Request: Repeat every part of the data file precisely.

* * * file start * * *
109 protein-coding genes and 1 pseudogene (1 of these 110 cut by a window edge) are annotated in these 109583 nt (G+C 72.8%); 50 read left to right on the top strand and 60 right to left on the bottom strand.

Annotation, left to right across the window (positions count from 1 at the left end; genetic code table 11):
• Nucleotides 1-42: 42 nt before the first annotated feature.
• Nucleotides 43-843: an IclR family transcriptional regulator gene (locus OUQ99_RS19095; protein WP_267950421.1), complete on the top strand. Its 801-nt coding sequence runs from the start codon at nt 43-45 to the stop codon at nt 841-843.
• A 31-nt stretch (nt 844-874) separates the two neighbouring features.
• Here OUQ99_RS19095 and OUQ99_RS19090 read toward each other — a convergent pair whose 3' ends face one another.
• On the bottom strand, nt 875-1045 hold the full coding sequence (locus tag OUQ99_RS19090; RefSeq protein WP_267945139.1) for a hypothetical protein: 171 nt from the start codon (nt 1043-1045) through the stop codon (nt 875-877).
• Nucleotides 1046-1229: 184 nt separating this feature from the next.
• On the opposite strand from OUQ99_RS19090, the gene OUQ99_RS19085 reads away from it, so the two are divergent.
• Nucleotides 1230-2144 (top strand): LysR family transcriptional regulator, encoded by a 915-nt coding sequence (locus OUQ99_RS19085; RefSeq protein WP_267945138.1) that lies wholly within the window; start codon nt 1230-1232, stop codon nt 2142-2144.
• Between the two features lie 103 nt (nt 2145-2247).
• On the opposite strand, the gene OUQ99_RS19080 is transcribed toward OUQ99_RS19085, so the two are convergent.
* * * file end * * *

109 protein-coding genes and 1 pseudogene (1 of these 110 cut by a window edge) are annotated in these 109583 nt (G+C 72.8%); 50 read left to right on the top strand and 60 right to left on the bottom strand.

Annotation, left to right across the window (positions count from 1 at the left end; genetic code table 11):
• Nucleotides 1-42: 42 nt before the first annotated feature.
• Nucleotides 43-843: an IclR family transcriptional regulator gene (locus OUQ99_RS19095; protein WP_267950421.1), complete on the top strand. Its 801-nt coding sequence runs from the start codon at nt 43-45 to the stop codon at nt 841-843.
• A 31-nt stretch (nt 844-874) separates the two neighbouring features.
• Here OUQ99_RS19095 and OUQ99_RS19090 read toward each other — a convergent pair whose 3' ends face one another.
• On the bottom strand, nt 875-1045 hold the full coding sequence (locus tag OUQ99_RS19090; RefSeq protein WP_267945139.1) for a hypothetical protein: 171 nt from the start codon (nt 1043-1045) through the stop codon (nt 875-877).
• Nucleotides 1046-1229: 184 nt separating this feature from the next.
• On the opposite strand from OUQ99_RS19090, the gene OUQ99_RS19085 reads away from it, so the two are divergent.
• Nucleotides 1230-2144 (top strand): LysR family transcriptional regulator, encoded by a 915-nt coding sequence (locus OUQ99_RS19085; RefSeq protein WP_267945138.1) that lies wholly within the window; start codon nt 1230-1232, stop codon nt 2142-2144.
• Between the two features lie 103 nt (nt 2145-2247).
• On the opposite strand, the gene OUQ99_RS19080 is transcribed toward OUQ99_RS19085, so the two are convergent.